"I couldn't be better," said Magowan, who was the club's managing general partner after its purchase from Bob Lurie on Jan. 12, 1993, to Oct. 1, 2008. "Two years ago was very special and this year is also very special. But I'm out of it now. I should be out of the talking business."Baer has been with the Giants since the current ownership group took over the club, and he replaced Bill Neukom as chief executive this past Jan. 1. This is the conclusion of Baer's first full year as the voice of the club. Baer was ecstatic at the club's current state of affairs. Prior to the Giants' five-game victory over the Rangers in 2010, they hadn't won the World Series since 1954, when their home was New York's Polo Grounds. This is an unprecedented era of success in the San Francisco history of the franchise, which began in 1958. "You know what? This never gets old," Baer said. "It's an amazing feeling. This group, to play in such an improbable way, overcame more than anybody can imagine. In that respect, I don't know how it could be sweeter. It just builds on what happened two years ago. The fans have a love affair with these players. That's just energized everybody throughout the year and throughout the last couple of years." Is this as close as the Giants have ever come to being a dynasty? "I don't know," Baer said. "It's so hard in sports. It's so competitive. It's so difficult. But what I love about this is that we did a lot of this with home-grown players. [General manager] Brian [Sabean] has done an amazing job finding them, finding guys who we can keep for a long time. Brian and his staff have just been spectacular in that regard. "So I don't want to pronounce anything other than that these guys have worked their butts off to make it happen. They don't assume anything. That's one of the reasons we have a chance to win."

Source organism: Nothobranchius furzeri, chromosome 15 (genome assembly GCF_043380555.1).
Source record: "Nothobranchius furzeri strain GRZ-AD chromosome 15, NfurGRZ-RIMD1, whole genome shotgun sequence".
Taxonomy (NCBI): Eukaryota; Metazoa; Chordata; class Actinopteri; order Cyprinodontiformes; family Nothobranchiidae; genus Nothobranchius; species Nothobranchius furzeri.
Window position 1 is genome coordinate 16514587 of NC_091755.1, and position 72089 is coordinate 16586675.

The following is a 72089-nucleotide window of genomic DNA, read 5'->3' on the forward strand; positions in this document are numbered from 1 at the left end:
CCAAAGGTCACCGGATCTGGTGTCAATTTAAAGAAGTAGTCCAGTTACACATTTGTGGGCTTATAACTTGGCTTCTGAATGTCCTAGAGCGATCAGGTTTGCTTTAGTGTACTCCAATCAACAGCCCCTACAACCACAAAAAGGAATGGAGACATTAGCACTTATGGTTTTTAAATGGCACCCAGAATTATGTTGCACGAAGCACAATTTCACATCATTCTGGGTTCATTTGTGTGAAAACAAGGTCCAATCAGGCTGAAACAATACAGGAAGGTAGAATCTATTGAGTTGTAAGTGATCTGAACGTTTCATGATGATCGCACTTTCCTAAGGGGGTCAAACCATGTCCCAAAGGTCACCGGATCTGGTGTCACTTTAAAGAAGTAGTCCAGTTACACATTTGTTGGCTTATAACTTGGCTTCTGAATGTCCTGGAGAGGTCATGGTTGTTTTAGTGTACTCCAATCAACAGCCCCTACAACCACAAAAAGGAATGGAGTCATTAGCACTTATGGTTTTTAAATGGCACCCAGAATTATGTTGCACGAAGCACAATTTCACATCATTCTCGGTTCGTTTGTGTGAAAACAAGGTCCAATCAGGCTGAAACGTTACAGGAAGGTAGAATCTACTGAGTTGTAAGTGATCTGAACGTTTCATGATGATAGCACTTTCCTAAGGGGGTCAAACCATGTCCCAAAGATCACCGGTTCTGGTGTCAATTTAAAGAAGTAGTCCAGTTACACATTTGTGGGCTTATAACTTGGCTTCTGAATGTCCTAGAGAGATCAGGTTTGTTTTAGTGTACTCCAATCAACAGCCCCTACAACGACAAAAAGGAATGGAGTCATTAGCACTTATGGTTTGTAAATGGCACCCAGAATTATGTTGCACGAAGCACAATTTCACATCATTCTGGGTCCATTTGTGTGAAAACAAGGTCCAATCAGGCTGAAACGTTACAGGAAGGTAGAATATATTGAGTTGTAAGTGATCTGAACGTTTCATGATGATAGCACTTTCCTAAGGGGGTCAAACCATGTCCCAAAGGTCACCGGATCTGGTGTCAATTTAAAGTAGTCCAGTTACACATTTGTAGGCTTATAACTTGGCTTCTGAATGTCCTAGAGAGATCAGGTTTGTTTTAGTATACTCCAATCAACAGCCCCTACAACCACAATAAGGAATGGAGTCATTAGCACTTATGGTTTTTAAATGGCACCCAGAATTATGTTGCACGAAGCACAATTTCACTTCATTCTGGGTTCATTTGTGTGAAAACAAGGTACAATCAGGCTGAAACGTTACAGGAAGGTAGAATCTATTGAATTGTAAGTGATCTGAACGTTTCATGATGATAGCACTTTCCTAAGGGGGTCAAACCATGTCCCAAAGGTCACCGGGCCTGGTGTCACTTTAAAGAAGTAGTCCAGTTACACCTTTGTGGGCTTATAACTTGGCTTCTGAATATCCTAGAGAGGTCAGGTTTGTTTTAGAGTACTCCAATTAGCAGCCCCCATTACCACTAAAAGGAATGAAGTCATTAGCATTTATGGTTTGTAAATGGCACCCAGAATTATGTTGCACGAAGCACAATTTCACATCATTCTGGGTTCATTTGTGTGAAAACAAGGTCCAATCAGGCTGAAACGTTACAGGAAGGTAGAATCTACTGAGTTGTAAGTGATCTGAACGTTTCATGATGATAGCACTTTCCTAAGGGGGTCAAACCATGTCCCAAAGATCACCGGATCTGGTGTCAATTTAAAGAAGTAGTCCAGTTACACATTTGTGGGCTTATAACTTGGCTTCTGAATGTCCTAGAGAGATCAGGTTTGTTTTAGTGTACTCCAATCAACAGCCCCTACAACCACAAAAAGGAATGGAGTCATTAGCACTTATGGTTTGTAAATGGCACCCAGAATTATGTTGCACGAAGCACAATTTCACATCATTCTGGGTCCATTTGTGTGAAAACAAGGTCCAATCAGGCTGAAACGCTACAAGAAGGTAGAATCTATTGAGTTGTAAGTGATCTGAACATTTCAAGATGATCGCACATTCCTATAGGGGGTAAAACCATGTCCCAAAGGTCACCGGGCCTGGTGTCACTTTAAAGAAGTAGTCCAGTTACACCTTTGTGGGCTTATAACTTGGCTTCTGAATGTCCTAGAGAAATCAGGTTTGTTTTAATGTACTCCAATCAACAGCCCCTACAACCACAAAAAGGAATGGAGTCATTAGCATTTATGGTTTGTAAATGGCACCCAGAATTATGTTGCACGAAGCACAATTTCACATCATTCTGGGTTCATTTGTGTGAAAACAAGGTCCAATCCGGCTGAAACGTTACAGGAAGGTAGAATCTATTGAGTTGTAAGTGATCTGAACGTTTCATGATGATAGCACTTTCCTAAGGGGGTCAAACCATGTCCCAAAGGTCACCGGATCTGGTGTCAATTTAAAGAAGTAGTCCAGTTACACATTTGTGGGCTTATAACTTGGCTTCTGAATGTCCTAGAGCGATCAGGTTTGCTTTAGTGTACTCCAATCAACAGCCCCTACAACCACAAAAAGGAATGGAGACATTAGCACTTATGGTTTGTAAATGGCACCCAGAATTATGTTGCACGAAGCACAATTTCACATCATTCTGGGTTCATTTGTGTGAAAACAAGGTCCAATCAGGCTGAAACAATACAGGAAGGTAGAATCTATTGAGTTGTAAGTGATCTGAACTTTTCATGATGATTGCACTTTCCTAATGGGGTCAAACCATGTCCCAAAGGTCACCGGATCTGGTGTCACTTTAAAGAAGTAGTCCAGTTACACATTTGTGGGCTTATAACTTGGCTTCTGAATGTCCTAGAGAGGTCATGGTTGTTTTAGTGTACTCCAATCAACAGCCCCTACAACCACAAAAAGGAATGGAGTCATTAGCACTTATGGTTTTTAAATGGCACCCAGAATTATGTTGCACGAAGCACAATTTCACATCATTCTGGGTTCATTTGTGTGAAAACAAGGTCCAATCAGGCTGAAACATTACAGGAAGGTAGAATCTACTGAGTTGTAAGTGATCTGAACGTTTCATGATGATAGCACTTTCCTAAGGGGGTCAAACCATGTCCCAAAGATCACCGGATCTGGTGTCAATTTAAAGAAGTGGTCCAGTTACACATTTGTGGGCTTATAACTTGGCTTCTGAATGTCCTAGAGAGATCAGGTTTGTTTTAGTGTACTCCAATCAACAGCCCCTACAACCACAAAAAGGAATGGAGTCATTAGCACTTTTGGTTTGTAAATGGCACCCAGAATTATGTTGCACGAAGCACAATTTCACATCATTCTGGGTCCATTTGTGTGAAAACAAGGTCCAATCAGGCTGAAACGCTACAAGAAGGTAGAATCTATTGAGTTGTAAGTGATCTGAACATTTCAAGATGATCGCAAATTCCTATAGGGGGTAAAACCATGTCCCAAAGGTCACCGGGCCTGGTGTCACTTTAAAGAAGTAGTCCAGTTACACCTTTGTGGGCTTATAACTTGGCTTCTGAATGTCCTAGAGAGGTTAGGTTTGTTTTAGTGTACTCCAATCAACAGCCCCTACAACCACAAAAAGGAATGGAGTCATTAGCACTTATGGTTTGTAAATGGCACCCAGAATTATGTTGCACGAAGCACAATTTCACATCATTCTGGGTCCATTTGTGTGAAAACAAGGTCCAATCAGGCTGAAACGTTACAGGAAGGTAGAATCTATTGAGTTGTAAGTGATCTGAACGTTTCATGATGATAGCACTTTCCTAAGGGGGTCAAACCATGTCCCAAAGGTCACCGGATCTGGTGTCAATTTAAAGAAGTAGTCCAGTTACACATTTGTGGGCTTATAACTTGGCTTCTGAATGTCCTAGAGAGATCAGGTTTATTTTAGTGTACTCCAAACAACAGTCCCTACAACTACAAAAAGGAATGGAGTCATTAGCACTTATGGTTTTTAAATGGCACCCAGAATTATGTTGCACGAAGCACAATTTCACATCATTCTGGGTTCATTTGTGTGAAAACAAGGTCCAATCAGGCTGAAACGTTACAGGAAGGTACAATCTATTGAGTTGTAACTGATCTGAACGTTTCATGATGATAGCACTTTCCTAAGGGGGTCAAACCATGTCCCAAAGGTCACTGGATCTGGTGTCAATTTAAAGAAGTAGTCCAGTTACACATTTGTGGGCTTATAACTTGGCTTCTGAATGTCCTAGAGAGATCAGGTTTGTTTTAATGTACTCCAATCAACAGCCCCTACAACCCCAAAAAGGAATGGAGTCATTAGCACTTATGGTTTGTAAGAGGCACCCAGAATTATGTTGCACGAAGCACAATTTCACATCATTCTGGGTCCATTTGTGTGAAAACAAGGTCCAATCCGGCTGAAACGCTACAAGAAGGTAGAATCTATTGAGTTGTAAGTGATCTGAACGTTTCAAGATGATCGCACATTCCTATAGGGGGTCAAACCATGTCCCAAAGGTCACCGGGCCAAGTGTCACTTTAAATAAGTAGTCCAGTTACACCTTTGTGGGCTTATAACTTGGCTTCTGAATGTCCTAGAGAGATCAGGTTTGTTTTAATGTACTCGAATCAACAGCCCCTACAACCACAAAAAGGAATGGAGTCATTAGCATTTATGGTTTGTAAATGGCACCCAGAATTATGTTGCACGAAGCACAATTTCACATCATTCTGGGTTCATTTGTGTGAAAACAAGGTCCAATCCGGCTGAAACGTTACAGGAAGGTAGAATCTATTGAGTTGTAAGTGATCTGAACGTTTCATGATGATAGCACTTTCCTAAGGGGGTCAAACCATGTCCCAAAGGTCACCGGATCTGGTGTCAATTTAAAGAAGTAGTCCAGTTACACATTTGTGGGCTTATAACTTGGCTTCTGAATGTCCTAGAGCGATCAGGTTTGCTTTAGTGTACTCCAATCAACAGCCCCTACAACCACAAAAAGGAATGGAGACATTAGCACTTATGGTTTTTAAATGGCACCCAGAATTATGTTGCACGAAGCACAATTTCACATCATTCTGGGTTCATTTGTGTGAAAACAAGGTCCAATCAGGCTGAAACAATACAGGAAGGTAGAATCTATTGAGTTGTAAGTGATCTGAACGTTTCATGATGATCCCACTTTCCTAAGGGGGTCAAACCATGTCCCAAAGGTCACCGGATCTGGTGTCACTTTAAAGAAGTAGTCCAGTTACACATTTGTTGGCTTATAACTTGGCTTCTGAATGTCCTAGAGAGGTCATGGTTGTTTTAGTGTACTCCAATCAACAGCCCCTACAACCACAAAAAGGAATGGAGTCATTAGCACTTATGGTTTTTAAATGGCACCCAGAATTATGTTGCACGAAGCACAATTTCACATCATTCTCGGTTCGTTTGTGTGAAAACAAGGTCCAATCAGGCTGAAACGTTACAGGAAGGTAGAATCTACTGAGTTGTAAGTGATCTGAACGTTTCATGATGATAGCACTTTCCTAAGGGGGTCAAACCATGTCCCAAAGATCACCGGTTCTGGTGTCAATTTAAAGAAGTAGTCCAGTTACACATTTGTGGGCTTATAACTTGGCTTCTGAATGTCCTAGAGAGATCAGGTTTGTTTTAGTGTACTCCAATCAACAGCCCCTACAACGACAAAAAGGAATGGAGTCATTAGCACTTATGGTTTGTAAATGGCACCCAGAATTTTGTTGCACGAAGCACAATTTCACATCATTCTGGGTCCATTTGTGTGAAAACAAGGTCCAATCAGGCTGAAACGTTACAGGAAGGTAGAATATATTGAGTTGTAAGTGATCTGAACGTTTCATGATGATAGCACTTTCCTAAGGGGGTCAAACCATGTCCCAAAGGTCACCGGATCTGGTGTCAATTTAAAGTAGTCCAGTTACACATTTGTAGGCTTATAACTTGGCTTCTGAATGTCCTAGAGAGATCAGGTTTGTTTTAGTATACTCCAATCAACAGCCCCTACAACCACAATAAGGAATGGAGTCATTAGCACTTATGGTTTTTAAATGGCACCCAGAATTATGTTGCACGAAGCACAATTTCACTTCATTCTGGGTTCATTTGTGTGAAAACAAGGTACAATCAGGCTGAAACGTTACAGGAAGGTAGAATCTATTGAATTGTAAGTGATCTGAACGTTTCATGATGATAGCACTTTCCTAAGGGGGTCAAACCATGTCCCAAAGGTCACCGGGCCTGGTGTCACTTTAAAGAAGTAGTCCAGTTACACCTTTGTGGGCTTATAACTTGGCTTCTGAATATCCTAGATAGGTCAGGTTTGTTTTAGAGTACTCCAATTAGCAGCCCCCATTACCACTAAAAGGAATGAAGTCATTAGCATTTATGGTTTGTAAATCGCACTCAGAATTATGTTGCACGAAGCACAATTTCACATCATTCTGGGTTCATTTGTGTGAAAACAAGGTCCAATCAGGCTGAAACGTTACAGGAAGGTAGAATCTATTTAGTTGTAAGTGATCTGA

Barry M. Bloom is national reporter for MLB.com and writes an MLBlog, Boomskie on Baseball. Follow@boomskie on Twitter. This story was not subject to the approval of Major League Baseball or its clubs.